Posted 15th October 2015 | 5 Comments

Three Bridges depot opens its doors

ONE of two major depots for future Thameslink services has been opened in Sussex by transport secretary Patrick McLoughlin.

The depot at Three Bridges, which has created 150 jobs, is planned to be followed by the second new Thameslink depot at Hornsey in July next year.

Three Bridges depot is the result of a £300 million investment by Siemens, the builders of the new Class 700 Thameslink fleet.

The first two Class 700 units have already arrived from Germany at Three Bridges, and many more will now follow over the next few months.

Patrick McLoughlin said: "Our plan for passengers is delivering real improvements for those who use Thameslink services. The opening of this state-of-the-art facility is a major milestone and paves the way for an impressive new fleet of hi-tech trains to come into service from Spring next year. The improvements will transform rail travel for millions of passengers, with better journeys on fantastic new Class 700 trains, improved connections and upgraded stations. The programme is also creating thousands of jobs across the country.”

The trains will be operated for the next few years by Govia Thameslink Railway, which is a transitional franchise running until 2021.

GTR managing director Charles Horton said: "We are thrilled that Siemens have handed us the keys. The new trains they will maintain for us here will transform our passengers’ journeys providing much more space for today’s busy South East commuter services and the latest in accessibility and onboard information.”

Reader Comments:

Views expressed in submitted comments are that of the author, and not necessarily shared by Railnews.

  • Steve, Reigate

    Whilst its nice to have new trains these will transform passengers lives by downgrading the services. How a train can be specified without Wi-Fi is beyond me.
    However, for the bulk of users stuck in them along longer distance routes (Brighton/Cambridge/Peterborough) for journeys in excess of an hour the extra standing room and less seats won't be helpful, nor will the reduced size of the seats (very narrow), lack of armrests, no tables or the reduced leg room.
    How can they specify such units for a long distance route??

  • Paul Wash, London, England

    "Fantastic new class 700's" without sockets or wifi...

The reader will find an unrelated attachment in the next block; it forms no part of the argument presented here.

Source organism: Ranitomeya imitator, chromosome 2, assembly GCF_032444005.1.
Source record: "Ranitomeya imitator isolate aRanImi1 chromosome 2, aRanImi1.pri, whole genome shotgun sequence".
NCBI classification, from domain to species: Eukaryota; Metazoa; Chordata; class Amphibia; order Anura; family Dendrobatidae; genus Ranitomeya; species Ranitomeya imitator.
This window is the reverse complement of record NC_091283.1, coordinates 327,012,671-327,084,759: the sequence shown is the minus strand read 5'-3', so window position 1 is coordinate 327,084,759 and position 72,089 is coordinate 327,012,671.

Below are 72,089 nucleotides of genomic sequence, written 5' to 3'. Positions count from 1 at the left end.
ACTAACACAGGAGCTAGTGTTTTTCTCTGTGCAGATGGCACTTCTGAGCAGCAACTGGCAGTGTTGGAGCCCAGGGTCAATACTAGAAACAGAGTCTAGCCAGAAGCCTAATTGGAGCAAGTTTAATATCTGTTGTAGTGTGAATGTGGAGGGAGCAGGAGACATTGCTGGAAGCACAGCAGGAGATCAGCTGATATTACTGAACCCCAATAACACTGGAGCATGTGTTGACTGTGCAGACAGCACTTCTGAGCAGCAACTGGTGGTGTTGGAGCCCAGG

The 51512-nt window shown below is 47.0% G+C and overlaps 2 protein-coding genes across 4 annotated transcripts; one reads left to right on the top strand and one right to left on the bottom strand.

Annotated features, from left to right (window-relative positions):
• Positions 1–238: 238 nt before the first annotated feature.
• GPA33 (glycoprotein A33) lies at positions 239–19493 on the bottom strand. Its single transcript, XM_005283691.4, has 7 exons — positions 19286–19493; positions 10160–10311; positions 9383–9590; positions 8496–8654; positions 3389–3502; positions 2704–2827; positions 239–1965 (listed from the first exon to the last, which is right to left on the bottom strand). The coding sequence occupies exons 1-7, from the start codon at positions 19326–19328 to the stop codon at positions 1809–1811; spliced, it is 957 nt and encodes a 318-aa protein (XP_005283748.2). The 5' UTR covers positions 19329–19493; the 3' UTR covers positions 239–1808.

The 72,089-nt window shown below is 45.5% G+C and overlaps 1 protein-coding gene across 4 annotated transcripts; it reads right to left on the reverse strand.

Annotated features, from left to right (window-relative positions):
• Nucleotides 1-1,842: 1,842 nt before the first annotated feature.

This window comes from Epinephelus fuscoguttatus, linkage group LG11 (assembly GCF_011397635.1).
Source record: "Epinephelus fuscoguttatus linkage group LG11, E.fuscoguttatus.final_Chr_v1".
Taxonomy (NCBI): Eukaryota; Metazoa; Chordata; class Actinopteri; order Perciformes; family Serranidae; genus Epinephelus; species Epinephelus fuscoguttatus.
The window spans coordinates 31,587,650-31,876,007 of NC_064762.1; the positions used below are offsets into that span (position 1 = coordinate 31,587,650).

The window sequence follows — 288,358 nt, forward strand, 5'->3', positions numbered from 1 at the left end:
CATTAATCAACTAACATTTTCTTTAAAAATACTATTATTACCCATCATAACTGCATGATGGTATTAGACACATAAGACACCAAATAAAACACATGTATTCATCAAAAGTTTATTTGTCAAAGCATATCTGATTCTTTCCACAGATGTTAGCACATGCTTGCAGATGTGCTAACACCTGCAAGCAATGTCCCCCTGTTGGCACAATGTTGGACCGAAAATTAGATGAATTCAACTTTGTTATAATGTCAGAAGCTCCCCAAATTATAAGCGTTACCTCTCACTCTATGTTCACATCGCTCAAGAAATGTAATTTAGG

• Chris Neville-Smith, Durham, England

    Network Rail et al are well aware of the capacity constraints on the Brighton Main Line and this is likely to be next on the list. The big constraint now is not lack of platforms at East Croydon but the number of flat crossings at various junctions. Expect the next upgrade to be the upgrading of these junctions to grade-separated ones with flyovers.

    And no, London Bridge is not like Birmingham New Street. The latter largely left the platforms alone (which are near-impossible to improve), and only improved the concourse. The main purpose of London Bridge works, however, is to untangle the mess of tracks in and around the station. Have a look at the train paths before the works and you'll see what the problem is.

  • Derek Rimington, Brighton

    I don not agree that there is any 'farce at London Bridge' as Carl of Galway puts it. Network Rail is doing a splendid job, - yes - another shopping centre, but coupled with the work at Corbett's Lane (no) Junction, the untangling of the route through London Bridge for Thameslink services will mean very real improvements.

  • Carl, Galway, Ireland

    All very well, but with bottlenecks on the Brighton Line especially at East Croydon, you can have all the trains you want, it's not going to help with no infrastructural changes on the Brighton line. East Croydon can't be increased on either side because a road on one side and short-sited by Network Rail a new building on the other side. Coupled with the fact of the farce at London Bridge - yes - another shopping centre with no real change to train services - it's hard to know what the real improvements to the passenger - I'm sorry - customer experience, will be?